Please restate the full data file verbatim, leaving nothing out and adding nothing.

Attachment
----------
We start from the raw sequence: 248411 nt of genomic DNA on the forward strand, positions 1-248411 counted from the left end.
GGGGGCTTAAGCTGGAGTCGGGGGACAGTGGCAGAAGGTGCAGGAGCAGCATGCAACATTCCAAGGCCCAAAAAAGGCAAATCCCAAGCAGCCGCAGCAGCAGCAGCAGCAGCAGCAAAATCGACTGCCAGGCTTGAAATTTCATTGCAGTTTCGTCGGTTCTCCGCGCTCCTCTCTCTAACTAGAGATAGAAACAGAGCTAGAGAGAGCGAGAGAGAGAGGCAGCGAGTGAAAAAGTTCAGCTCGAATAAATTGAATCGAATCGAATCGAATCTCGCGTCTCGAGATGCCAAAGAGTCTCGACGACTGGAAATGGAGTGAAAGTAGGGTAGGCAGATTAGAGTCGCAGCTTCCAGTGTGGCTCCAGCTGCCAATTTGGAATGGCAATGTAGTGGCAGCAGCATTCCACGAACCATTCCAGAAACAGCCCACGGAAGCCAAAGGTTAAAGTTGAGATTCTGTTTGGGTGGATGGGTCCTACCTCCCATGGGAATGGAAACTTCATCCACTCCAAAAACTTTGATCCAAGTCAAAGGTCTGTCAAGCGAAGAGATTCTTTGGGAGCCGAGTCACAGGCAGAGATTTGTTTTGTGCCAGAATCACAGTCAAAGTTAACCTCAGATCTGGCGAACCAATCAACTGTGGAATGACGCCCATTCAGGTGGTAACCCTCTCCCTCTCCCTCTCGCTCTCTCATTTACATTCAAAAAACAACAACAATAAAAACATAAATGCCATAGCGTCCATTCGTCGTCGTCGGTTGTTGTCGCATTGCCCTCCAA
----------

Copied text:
We start from the raw sequence: 248411 nt of genomic DNA on the forward strand, positions 1-248411 counted from the left end.
GGGGGCTTAAGCTGGAGTCGGGGGACAGTGGCAGAAGGTGCAGGAGCAGCATGCAACATTCCAAGGCCCAAAAAAGGCAAATCCCAAGCAGCCGCAGCAGCAGCAGCAGCAGCAGCAAAATCGACTGCCAGGCTTGAAATTTCATTGCAGTTTCGTCGGTTCTCCGCGCTCCTCTCTCTAACTAGAGATAGAAACAGAGCTAGAGAGAGCGAGAGAGAGAGGCAGCGAGTGAAAAAGTTCAGCTCGAATAAATTGAATCGAATCGAATCGAATCTCGCGTCTCGAGATGCCAAAGAGTCTCGACGACTGGAAATGGAGTGAAAGTAGGGTAGGCAGATTAGAGTCGCAGCTTCCAGTGTGGCTCCAGCTGCCAATTTGGAATGGCAATGTAGTGGCAGCAGCATTCCACGAACCATTCCAGAAACAGCCCACGGAAGCCAAAGGTTAAAGTTGAGATTCTGTTTGGGTGGATGGGTCCTACCTCCCATGGGAATGGAAACTTCATCCACTCCAAAAACTTTGATCCAAGTCAAAGGTCTGTCAAGCGAAGAGATTCTTTGGGAGCCGAGTCACAGGCAGAGATTTGTTTTGTGCCAGAATCACAGTCAAAGTTAACCTCAGATCTGGCGAACCAATCAACTGTGGAATGACGCCCATTCAGGTGGTAACCCTCTCCCTCTCCCTCTCGCTCTCTCATTTACATTCAAAAAACAACAACAATAAAAACATAAATGCCATAGCGTCCATTCGTCGTCGTCGGTTGTTGTCGCATTGCCCTCCAA